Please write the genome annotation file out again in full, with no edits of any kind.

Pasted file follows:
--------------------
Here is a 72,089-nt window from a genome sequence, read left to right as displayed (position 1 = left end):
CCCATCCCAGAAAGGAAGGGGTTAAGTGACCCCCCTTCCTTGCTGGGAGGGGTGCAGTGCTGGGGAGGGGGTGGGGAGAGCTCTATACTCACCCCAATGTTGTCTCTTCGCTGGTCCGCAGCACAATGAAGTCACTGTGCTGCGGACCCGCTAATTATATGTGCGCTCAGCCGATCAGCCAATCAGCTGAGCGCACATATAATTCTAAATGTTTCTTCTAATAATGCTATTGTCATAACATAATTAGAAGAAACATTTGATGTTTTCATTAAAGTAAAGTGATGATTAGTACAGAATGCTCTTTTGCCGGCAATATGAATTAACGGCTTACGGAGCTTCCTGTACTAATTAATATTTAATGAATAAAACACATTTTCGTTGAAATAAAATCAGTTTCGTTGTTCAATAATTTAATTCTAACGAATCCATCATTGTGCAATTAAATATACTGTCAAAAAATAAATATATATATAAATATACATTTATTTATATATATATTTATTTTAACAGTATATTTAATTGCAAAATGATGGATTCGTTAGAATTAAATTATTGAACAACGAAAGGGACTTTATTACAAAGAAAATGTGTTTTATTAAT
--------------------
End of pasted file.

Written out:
Here is a 72,089-nt window from a genome sequence, read left to right as displayed (position 1 = left end):
CCCATCCCAGAAAGGAAGGGGTTAAGTGACCCCCCTTCCTTGCTGGGAGGGGTGCAGTGCTGGGGAGGGGGTGGGGAGAGCTCTATACTCACCCCAATGTTGTCTCTTCGCTGGTCCGCAGCACAATGAAGTCACTGTGCTGCGGACCCGCTAATTATATGTGCGCTCAGCCGATCAGCCAATCAGCTGAGCGCACATATAATTCTAAATGTTTCTTCTAATAATGCTATTGTCATAACATAATTAGAAGAAACATTTGATGTTTTCATTAAAGTAAAGTGATGATTAGTACAGAATGCTCTTTTGCCGGCAATATGAATTAACGGCTTACGGAGCTTCCTGTACTAATTAATATTTAATGAATAAAACACATTTTCGTTGAAATAAAATCAGTTTCGTTGTTCAATAATTTAATTCTAACGAATCCATCATTGTGCAATTAAATATACTGTCAAAAAATAAATATATATATAAATATACATTTATTTATATATATATTTATTTTAACAGTATATTTAATTGCAAAATGATGGATTCGTTAGAATTAAATTATTGAACAACGAAAGGGACTTTATTACAAAGAAAATGTGTTTTATTAAT